Each month, we pause and look back at news and developments in elder law. For the May review, there’s news in the Arizona legislature and more:
May Review of Arizona News
The Arizona legislature is aiming to make changes in probate, which we wrote about earlier this month. Already law is the creation of a “probate advisory panel,” a group that will be tasked with making suggestions to “improve the adult guardianship and conservatorship laws through statutory changes.” Still being considered is SB1291. It makes changes to guardianship and conservatorship proceedings, which almost certainly will make proceedings more difficult and more expensive. It also picks up HB2174, which creates a new concept called “supported decision making” for disabled adults. Lawmakers or on recess until June 12, so there is still time to weigh in.
Arizona also made news for an investigation into Medicaid fraud. Gov. Katie Hobbs announced that payments to over 100 providers have been suspended following the discovery of scams targeting Native Americans. Behavioral health companies allegedly billed for mental health treatment and addiction rehabilitation, then never provided services. Operation Rainbow Bridge has been launched to help those affected.
Breathe in to a count of four – one, two, three, four. And breathe out — one, two, three, four. Do that for twenty minutes twice a day, and you may reduce your Alzheimer’s risk. According to a new study, deep breathing helps decrease peptides in the blood associated with the disease. It reduces stress, too. An insomnia drug may have a similar effect.
In other dementia news from our May review:
- Physicians are dabbling with using artificial intelligence to create care plans for dementia patients; one is called RestoreU. But you don’t need sophisticated technology to treat dementia. This article points out that prevention efforts can start in childhood and continue for a lifetime. Here are strategies for different age groups.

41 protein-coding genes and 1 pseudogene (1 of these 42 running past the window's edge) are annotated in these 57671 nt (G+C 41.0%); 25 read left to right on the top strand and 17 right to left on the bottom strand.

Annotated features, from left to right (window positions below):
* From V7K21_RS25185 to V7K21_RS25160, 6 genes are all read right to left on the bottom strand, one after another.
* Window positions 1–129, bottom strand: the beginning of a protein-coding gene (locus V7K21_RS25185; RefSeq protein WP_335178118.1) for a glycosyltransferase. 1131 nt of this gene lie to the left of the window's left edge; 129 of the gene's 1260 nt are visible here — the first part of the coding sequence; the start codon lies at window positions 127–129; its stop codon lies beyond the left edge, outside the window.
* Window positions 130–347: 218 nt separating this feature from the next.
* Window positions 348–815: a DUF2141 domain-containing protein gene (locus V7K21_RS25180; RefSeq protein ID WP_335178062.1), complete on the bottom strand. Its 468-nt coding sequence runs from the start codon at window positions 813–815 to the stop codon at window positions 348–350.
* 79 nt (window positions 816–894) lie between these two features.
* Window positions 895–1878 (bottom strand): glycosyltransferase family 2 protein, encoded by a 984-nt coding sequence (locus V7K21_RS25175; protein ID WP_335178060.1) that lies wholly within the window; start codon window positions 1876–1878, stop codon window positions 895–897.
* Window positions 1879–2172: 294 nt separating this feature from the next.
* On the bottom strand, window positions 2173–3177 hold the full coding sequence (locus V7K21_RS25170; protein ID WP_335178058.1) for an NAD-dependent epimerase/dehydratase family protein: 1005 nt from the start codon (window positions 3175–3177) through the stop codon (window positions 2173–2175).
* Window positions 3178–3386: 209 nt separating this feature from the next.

- What else might help? Nutritional interventions like the MIND or Mediterranean diets (but not a Western diet), and getting a good night’s sleep.
- Stroke survivors often develop dementia, and some suggest aggressive screening so treatment can begin as soon as possible.
- As many families discover, financial problems can go undetected in the early years of dementia, sometimes with devastating results.
A person doesn’t need to have dementia to become a victim of financial fraud; here are ways to to help prevent that.
Living With Aging
In a recent U.S. News & World Report survey, an overwhelming majority of respondents (93%) agreed that “aging in place” was an important goal. Technology appears to be helping them achieve that: 88% said assistive or health-related technologies have improved their quality of life. Useful technologies include medical or health-related mobile apps (45%), service-related apps like grocery delivery (43%), wearable medical or health-related trackers (33%), and assistive smart home technologies (30%). But there are still challenges: only 19% felt that their home setup was completely prepared for the years ahead, and 41% felt their current setup was minimally ready to not ready at all.
Estate Planning Bits
For friends and family, you can get back to basics with this “What is Estate Planning?” introduction. We absolutely endorse this: “Don’t be afraid to seek help from a professional . . . Hiring an attorney will come with added costs, but it will also give you the peace of mind . . . “ But not this: “Take advantage of free resources online.”
One “holistic” approach enlists not just an estate planning attorney but four additional professionals to create a planning team to ensure everything is under control.
Celebrity Estate Updates
The supposed feud over who will administer Lisa Marie Presley’s estate was quietly “resolved.” It seems that Priscilla Presley will be serving. She issued a statement to USA Today that said, in part: “My family has resolved all confusion as it relates to our plea to the court and request for document interpretation after my daughter Lisa Marie’s untimely passing. Although the media identified such a plea as a lawsuit, I want to make clear that there was never any lawsuit filed against my beloved granddaughter. As a family, we are pleased that we resolved this together.”
The estate auction of author Larry McMurtry (Lonesome Dove, The Last Picture Show, Terms of Endearment) begins on Memorial Day, and you can place bids online. Items include typewriters, a writing desk, copies of his books, firearms, boots, memorabilia from Hollywood productions, artwork and furnishings from his home, and vintage Dr. Pepper bottles (pictured above). The auction also includes cowboy and ranching pieces from other Texas estates. The McMurtry pieces are Lots 1 thru 300. McMurtry died in March of 2021 at the age of 84.